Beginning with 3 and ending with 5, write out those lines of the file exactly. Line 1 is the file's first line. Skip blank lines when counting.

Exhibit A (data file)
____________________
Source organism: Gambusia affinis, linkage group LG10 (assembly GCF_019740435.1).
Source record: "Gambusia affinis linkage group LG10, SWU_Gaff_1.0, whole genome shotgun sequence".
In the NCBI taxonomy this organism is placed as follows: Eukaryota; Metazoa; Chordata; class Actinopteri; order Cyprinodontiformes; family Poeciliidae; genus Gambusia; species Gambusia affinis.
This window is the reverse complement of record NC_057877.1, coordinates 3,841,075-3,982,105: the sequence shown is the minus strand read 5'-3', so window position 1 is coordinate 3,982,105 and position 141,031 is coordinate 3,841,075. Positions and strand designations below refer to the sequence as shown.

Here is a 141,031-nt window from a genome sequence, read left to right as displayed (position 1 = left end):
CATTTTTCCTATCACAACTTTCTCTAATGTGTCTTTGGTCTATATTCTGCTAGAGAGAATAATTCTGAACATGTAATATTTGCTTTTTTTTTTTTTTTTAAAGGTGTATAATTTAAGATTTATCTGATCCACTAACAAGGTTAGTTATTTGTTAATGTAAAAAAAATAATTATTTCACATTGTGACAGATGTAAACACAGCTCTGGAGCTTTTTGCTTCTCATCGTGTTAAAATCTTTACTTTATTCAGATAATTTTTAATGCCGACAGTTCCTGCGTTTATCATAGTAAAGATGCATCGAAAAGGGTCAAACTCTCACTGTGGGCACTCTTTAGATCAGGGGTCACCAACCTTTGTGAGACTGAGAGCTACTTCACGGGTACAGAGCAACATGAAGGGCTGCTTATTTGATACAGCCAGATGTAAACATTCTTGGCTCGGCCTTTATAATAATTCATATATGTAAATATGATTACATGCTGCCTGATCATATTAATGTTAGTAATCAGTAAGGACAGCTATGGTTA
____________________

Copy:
In the NCBI taxonomy this organism is placed as follows: Eukaryota; Metazoa; Chordata; class Actinopteri; order Cyprinodontiformes; family Poeciliidae; genus Gambusia; species Gambusia affinis.
This window is the reverse complement of record NC_057877.1, coordinates 3,841,075-3,982,105: the sequence shown is the minus strand read 5'-3', so window position 1 is coordinate 3,982,105 and position 141,031 is coordinate 3,841,075. Positions and strand designations below refer to the sequence as shown.

Here is a 141,031-nt window from a genome sequence, read left to right as displayed (position 1 = left end):